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How to Cut Overreliance on Contract Nurses

Alexandra Wilson Pecci, for HealthLeaders Media, July 1, 2014

"I've really gotten away from using the word 'float' because it has such a negative connotation," McNitt says. "It really isn't a float pool; it's a resource team."

Now the mentality of being part of the resource team has truly changed.

"They're not floating. That's just what they were hired to do," she says. "We were very intentional about who we hired, we were very picky about who we hired."

So far, the changes have yielded positive results. According to McNitt, the hospital has reduced floating among its core staff from 4.6 FTE-equivalent per pay period in FY2012 down to 1.5 FTE-equivalent per pay period as of the second quarter of FY 2014.

Float Reduction

FY2014

FY2012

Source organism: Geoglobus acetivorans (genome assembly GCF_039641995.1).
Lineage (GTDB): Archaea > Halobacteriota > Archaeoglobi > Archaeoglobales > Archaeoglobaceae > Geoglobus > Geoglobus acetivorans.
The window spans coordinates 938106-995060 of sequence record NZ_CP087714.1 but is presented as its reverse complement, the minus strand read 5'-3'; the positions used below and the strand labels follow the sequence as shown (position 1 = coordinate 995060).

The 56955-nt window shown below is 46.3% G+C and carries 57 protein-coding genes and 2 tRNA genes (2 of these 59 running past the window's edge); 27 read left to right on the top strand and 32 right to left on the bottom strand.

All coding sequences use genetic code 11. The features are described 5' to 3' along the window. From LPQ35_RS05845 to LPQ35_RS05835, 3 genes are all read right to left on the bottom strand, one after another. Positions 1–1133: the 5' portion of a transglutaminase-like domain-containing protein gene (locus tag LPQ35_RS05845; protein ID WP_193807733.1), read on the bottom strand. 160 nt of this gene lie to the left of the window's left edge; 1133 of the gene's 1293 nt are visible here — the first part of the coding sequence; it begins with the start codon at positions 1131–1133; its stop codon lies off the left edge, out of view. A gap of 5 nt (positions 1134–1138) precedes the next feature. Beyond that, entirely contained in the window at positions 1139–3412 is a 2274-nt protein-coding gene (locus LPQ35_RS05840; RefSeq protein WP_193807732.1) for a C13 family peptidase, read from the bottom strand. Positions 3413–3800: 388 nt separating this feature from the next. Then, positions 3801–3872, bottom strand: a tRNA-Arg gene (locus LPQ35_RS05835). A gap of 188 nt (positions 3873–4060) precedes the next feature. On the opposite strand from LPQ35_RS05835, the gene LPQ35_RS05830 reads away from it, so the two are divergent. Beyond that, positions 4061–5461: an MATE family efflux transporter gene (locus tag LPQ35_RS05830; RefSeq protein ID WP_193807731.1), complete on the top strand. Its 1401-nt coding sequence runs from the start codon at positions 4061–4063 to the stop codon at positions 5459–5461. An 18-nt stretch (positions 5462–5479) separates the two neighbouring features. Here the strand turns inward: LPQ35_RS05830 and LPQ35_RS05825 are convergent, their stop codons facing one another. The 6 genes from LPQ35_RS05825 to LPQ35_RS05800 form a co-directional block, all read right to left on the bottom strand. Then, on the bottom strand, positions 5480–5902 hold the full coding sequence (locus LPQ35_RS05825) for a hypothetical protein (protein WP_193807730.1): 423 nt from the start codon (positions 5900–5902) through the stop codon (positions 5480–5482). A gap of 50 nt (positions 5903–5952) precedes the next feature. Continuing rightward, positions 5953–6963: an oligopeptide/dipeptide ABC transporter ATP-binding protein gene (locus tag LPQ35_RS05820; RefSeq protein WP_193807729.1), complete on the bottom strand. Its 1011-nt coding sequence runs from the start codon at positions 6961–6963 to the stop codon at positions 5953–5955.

1.5 FTE-equivalent

4.6 FTE-equivalent

In addition, the turnover rate fell from 15.3% in FY 2012, to about 10% in FY 2014. The hospital also saved $600,000 between FYs 2012 and 2013.

Turnover Rates

FY2014

FY2013

FY2012

10%

12%

15.3%

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1 comments on "How to Cut Overreliance on Contract Nurses"


Mark Graban (7/2/2014 at 12:39 PM)
The description of "lean" staffing levels (being understaffed) should not be confused with the "Lean" management system that's based on Toyota and has been used in health systems around the world. A "Lean Healthcare" model would ensure the RIGHT level of staffing that best meets patient needs while being fiscally responsible of the organization [INVALID] not too little staffing and not too much staffing.